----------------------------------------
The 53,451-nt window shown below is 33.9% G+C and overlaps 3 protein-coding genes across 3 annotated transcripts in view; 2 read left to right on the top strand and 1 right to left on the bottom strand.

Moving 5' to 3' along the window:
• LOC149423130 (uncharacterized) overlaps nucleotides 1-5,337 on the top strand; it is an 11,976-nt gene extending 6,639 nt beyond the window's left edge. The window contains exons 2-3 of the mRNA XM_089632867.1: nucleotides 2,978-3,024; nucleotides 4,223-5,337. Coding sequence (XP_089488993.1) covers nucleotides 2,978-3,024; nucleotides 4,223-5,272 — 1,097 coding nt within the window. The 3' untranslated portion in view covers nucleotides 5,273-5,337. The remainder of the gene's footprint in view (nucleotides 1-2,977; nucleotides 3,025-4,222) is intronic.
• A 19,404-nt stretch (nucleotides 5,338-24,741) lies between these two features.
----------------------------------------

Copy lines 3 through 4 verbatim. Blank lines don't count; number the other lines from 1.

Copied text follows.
• LOC149423130 (uncharacterized) overlaps nucleotides 1-5,337 on the top strand; it is an 11,976-nt gene extending 6,639 nt beyond the window's left edge. The window contains exons 2-3 of the mRNA XM_089632867.1: nucleotides 2,978-3,024; nucleotides 4,223-5,337. Coding sequence (XP_089488993.1) covers nucleotides 2,978-3,024; nucleotides 4,223-5,272 — 1,097 coding nt within the window. The 3' untranslated portion in view covers nucleotides 5,273-5,337. The remainder of the gene's footprint in view (nucleotides 1-2,977; nucleotides 3,025-4,222) is intronic.
• A 19,404-nt stretch (nucleotides 5,338-24,741) lies between these two features.